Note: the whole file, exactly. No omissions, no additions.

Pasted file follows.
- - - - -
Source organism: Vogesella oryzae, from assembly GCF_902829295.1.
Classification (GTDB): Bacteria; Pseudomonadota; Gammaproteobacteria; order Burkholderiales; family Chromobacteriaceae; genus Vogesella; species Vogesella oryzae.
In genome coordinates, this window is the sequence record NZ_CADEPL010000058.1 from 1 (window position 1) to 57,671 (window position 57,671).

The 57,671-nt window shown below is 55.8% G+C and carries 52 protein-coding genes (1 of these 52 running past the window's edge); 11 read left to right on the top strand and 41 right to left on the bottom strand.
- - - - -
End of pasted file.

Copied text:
Source organism: Vogesella oryzae, from assembly GCF_902829295.1.
Classification (GTDB): Bacteria; Pseudomonadota; Gammaproteobacteria; order Burkholderiales; family Chromobacteriaceae; genus Vogesella; species Vogesella oryzae.
In genome coordinates, this window is the sequence record NZ_CADEPL010000058.1 from 1 (window position 1) to 57,671 (window position 57,671).

The 57,671-nt window shown below is 55.8% G+C and carries 52 protein-coding genes (1 of these 52 running past the window's edge); 11 read left to right on the top strand and 41 right to left on the bottom strand.